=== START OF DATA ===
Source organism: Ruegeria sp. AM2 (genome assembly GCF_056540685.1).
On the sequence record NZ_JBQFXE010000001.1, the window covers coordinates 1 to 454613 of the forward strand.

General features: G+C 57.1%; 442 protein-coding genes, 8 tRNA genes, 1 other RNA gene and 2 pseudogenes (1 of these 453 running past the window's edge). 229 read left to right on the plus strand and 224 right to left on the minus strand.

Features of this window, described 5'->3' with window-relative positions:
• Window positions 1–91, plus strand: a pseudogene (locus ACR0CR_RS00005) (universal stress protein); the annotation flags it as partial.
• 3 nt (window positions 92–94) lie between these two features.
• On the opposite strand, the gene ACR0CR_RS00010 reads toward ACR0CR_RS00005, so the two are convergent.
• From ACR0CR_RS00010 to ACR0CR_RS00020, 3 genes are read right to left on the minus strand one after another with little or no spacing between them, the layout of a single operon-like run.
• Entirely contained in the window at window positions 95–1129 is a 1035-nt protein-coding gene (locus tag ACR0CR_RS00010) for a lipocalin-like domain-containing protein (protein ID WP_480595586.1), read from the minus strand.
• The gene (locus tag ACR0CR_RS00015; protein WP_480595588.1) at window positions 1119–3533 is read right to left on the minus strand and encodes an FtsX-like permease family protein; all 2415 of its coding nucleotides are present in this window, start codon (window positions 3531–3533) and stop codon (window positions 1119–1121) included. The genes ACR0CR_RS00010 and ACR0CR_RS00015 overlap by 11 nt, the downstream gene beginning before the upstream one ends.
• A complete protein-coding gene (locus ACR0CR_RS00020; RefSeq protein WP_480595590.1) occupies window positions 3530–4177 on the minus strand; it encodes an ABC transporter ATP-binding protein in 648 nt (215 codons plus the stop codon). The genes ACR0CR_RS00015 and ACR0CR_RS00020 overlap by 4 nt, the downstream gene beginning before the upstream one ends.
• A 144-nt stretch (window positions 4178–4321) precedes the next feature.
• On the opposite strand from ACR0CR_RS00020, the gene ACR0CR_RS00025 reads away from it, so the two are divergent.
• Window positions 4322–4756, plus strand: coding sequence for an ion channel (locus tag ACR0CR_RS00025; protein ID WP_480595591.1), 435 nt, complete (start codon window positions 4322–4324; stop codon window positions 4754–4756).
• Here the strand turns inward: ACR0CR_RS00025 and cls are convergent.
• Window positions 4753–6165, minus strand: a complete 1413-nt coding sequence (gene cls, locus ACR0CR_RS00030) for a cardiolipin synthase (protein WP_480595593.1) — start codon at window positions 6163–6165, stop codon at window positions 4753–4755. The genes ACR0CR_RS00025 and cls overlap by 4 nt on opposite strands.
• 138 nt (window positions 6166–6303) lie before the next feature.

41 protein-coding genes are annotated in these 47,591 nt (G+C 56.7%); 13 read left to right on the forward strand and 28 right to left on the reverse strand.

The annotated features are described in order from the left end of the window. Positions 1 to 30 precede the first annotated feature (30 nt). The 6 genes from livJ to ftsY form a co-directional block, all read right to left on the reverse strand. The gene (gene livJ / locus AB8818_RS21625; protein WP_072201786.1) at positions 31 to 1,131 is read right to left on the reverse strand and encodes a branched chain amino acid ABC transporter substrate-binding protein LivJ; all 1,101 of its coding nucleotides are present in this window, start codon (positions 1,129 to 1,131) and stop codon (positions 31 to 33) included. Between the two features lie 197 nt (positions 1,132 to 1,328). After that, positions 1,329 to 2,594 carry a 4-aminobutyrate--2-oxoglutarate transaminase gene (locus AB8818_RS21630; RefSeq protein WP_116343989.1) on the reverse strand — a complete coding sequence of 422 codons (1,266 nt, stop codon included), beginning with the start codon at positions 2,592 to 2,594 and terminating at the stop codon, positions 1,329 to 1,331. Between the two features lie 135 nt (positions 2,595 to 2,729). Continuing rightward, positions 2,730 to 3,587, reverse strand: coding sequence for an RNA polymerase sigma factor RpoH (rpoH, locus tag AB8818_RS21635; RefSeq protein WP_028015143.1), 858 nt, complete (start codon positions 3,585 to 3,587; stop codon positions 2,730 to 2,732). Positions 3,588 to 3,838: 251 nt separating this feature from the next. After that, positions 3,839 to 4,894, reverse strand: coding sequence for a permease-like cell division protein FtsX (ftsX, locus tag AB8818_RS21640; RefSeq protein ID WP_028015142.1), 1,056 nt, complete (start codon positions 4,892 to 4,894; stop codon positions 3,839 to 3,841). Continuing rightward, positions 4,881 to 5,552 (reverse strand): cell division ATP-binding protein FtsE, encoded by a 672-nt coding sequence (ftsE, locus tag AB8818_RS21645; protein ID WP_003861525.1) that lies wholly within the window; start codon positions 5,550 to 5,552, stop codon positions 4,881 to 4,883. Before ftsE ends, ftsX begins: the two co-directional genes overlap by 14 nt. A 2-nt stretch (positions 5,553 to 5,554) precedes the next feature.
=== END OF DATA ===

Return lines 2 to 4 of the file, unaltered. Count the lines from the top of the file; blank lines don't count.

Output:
On the sequence record NZ_JBQFXE010000001.1, the window covers coordinates 1 to 454613 of the forward strand.

General features: G+C 57.1%; 442 protein-coding genes, 8 tRNA genes, 1 other RNA gene and 2 pseudogenes (1 of these 453 running past the window's edge). 229 read left to right on the plus strand and 224 right to left on the minus strand.

Features of this window, described 5'->3' with window-relative positions: